Racing

Werther makes it a one-horse affair

Moore's star trounces rivals in Group 1 Champions & Chater Cup at Sha Tin

WERTHER delivered a timely reminder of his significant abilities at Sha Tin on Sunday with a clear-cut victory in the HK$10 million (S$1.77 million) Standard Chartered Champions & Chater Cup, Hong Kong's final Group 1 race this term.

"He's back to his best. That was a fair test and he's put them away quite easily in the end," said trainer John Moore after Hong Kong's reigning Horse of the Year had stormed three lengths clear of six rivals for a first score over the 2,400m trip.

Stablemate Basic Trilogy ensured a sound tempo in the race, cutting out the running from two-time winner Blazing Speed. Werther parked a stalking third, his usual blinkers abandoned and cruise control engaged under Hugh Bowman.

"That was all class," said Moore. The race was run to suit everybody and Hugh was able to get the horse into a nice rhythm. The key factor, too, was taking the blinkers off. When Hugh spoke to me a few weeks back he said, 'Would you consider taking the blinkers off?' and I said, 'Done'. I didn't even think about it, the blinkers just came off."

His vision unfettered, the Tavistock gelding ranged widest upsides Basic Trilogy and Blazing Speed on the final turn.

Blazing Speed's jockey Neil Callan, aware of the threat to his left flank, began punching for home on last year's winner. Bowman remained unruffled. Werther's momentum had already edged the lead by the time the Australian decided to muster and drive.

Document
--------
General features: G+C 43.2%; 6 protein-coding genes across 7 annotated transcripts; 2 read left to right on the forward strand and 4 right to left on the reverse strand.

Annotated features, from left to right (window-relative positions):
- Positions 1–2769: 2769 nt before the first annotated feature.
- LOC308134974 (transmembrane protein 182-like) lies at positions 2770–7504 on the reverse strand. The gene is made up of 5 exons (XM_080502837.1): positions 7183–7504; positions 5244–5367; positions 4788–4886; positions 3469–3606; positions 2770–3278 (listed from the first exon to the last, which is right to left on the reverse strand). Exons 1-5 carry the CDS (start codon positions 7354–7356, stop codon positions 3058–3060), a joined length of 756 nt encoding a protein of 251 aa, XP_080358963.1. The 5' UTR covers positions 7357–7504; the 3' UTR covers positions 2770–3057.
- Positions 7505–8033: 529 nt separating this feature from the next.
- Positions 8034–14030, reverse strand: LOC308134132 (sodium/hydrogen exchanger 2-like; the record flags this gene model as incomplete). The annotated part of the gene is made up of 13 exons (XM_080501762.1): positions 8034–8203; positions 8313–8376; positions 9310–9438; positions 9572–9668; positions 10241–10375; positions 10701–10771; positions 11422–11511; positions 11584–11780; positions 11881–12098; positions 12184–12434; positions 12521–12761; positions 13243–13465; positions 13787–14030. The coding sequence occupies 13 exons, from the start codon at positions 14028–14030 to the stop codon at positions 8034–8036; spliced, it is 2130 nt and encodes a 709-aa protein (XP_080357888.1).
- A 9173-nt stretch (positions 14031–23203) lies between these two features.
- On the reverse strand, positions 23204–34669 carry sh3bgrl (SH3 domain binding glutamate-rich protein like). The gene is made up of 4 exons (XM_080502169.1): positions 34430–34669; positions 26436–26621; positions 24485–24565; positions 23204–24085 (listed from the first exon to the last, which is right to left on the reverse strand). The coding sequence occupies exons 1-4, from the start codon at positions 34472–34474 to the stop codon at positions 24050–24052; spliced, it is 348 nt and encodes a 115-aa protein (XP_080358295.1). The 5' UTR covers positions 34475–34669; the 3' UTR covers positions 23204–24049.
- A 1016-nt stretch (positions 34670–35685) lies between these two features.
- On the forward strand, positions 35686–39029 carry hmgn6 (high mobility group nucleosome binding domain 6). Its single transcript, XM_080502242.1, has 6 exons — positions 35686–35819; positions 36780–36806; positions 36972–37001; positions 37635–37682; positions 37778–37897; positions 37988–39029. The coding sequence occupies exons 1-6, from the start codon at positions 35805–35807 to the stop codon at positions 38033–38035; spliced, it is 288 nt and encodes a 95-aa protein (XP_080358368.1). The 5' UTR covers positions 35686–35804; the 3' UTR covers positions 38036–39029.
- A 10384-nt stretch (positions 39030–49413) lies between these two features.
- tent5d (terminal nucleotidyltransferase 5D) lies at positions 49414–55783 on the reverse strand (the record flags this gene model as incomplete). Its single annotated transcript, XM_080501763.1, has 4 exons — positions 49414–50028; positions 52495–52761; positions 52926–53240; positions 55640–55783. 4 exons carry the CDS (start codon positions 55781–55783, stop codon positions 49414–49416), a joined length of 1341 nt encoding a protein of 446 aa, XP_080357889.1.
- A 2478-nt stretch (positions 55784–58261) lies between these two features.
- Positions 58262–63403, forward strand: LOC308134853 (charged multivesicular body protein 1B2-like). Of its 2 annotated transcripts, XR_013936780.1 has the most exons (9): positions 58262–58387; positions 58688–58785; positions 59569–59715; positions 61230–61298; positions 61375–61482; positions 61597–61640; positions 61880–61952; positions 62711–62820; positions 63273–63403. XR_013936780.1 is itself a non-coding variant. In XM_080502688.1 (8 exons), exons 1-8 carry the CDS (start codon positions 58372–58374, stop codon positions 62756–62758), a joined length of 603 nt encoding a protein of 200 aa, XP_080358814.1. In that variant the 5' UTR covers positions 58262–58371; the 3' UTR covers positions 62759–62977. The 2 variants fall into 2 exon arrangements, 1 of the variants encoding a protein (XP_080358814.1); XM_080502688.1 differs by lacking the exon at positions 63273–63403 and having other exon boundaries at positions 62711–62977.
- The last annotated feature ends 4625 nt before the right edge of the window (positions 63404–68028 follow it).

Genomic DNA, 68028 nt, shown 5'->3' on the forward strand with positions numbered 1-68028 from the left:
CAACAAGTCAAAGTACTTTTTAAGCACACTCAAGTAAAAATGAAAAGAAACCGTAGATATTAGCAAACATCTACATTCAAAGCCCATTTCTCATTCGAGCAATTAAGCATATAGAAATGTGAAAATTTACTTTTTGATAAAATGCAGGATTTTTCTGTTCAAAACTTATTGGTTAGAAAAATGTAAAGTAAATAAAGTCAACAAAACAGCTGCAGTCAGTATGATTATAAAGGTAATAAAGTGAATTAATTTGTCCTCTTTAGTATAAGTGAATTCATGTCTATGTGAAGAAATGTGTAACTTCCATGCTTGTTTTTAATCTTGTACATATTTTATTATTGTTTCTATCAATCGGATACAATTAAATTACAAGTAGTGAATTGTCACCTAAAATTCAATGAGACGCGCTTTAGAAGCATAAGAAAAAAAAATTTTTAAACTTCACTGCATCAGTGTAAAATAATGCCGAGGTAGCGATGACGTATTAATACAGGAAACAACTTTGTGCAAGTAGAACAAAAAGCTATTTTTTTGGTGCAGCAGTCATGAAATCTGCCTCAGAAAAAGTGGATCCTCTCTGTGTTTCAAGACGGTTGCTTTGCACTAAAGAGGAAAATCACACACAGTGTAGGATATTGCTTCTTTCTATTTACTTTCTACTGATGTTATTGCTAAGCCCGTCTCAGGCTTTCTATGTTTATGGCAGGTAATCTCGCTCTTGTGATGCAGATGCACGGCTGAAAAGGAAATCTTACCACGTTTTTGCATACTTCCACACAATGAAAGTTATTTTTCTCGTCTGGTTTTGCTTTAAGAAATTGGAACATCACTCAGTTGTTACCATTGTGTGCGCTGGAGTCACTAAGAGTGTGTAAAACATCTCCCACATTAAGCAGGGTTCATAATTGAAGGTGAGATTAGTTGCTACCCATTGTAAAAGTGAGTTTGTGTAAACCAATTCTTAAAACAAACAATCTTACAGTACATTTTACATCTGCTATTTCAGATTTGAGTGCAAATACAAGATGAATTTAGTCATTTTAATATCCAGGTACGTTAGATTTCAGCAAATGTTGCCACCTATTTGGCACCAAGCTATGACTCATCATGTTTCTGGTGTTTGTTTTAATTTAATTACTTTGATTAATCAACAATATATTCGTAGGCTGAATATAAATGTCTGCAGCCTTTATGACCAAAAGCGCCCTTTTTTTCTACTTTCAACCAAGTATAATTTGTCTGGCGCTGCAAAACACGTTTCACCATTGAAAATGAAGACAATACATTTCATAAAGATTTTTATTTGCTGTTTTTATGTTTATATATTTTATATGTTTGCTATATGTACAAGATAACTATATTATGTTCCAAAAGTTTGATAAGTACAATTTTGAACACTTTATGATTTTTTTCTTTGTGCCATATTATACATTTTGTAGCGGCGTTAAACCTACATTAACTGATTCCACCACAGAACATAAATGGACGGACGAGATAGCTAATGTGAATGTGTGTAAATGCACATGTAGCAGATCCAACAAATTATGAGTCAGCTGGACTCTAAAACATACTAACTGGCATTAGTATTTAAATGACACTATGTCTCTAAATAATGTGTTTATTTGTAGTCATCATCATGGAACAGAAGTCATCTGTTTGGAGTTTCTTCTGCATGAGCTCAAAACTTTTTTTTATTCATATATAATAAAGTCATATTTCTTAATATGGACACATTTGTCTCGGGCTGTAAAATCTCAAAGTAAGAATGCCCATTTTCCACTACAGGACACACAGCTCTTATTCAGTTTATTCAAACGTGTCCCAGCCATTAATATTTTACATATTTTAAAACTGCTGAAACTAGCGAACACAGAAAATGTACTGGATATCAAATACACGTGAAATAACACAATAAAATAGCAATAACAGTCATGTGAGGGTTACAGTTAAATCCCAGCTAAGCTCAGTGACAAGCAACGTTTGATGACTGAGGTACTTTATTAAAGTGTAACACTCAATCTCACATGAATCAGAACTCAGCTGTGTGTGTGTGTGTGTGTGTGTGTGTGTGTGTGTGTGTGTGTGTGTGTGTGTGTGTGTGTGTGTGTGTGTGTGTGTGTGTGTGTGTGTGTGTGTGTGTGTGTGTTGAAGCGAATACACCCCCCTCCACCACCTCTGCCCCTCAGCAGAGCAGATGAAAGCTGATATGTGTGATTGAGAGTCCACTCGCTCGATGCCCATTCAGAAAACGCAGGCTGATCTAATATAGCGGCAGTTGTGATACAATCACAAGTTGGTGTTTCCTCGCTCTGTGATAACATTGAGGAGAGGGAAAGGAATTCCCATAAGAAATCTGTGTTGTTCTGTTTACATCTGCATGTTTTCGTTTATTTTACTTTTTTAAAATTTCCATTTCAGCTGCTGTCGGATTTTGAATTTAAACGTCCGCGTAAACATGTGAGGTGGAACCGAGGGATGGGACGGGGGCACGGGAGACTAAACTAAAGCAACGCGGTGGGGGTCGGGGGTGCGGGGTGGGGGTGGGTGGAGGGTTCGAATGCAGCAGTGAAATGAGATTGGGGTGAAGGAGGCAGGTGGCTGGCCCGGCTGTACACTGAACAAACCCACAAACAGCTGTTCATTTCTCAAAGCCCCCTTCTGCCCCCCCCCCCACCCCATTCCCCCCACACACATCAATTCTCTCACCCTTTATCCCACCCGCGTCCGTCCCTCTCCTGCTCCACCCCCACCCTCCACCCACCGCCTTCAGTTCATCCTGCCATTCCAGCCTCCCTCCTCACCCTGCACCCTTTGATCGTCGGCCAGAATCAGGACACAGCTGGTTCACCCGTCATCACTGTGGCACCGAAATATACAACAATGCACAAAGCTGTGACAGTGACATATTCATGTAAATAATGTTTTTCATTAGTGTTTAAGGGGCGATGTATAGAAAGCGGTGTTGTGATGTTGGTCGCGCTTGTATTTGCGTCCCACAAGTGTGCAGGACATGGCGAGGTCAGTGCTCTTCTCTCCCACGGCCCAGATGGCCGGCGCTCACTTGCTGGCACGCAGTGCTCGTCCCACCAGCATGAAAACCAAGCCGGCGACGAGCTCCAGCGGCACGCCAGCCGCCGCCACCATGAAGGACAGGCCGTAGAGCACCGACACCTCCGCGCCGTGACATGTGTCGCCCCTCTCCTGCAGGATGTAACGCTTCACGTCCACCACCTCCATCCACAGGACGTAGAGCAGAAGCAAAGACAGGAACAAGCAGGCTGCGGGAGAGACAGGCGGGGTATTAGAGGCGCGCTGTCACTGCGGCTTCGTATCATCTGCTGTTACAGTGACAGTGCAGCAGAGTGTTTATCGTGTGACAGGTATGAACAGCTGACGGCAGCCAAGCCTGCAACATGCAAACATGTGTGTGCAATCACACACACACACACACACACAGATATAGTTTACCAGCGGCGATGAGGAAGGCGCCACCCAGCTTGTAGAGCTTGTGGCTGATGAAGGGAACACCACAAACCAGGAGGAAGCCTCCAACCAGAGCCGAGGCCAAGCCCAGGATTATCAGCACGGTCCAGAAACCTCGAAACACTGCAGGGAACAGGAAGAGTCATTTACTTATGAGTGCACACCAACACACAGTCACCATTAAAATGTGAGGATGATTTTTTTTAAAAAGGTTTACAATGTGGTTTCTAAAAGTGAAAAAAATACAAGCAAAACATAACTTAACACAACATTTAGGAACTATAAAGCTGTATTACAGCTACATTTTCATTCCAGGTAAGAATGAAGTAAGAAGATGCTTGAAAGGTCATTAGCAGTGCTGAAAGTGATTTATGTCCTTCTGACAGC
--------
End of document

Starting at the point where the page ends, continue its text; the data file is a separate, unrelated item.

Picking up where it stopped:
Runner-up Blazing Speed hung on to his tail until the 200m point but that final 200m belonged to Werther, the bay extending clear to clock 2min 29.26sec (a storming 22.33sec for the final 400m).

"Although my gut feeling was that 2,400m was probably beyond his premium distance, I think he proved today that he's got no drama with it, as long as he can relax within himself, and he was able to do it this afternoon with the blinkers off," said Bowman, who was registering a 15th win at the highest level since partnering Werther to glory in the April, 2016 Audemars Piguet QEII Cup (2,000m).

The five-year-old, second pick in the market at 3.0, sign-posted Sunday's performance when running a half-length third to Neorealism in last month's QEII Cup, an admirable effort given that the New Zealand-bred finished that race with blood in his trachea.

"He was aided today by a horse that went a nice, even gallop in front - something that he didn't receive last start in the QEII, it was a very slowly run race that day and he was inclined to over-race with me," said Bowman.

Moore was fairly confident, heading into Sunday's test, that the 2016 BMW Hong Kong Derby (2,000m) hero would hand him a sixth victory in the race and a first since Mighty High in 2011.

"He worked with an inferior horse the other day and he did it just so kindly. The riding boy got off and said, 'Boss, he's ready to win'," said Moore.

"The blinkers will stay off now. I won't be tempted to put them back on."

Sunday's win was Werther's second from a light, five-race campaign that began at the end of January.

With February's Group 1 Hong Kong Gold Cup (2,000m) also in the bag, Moore's stable star ends his campaign with wins in the last two legs of the Hong Kong Triple Crown series, and is one of only two horses, alongside stablemate Helene Paragon - first leg winner in the Stewards' Cup - to land two Group 1 victories at Sha Tin this term.

Time will tell, but in a tight year with no dominant force following the loss of the outstanding four-year-old Rapper Dragon, Werther has re-entered calculations for Horse of the Year honours.

After that, Moore is looking to December's LONGINES Hong Kong International Races, and Sunday's blinker-less win at the extended trip has widened the scope for a horse that was officially rated fifth-best in the world last year.

"That's opened up options," said Moore. We'll look at giving him an entry in the Hong Kong Cup (2,000m) and the Hong Kong Vase (2,400m) at the international meeting in December. We'll see what the fields are like, the competition, and how the horse is, fitness-wise, leading into those races." - HKJC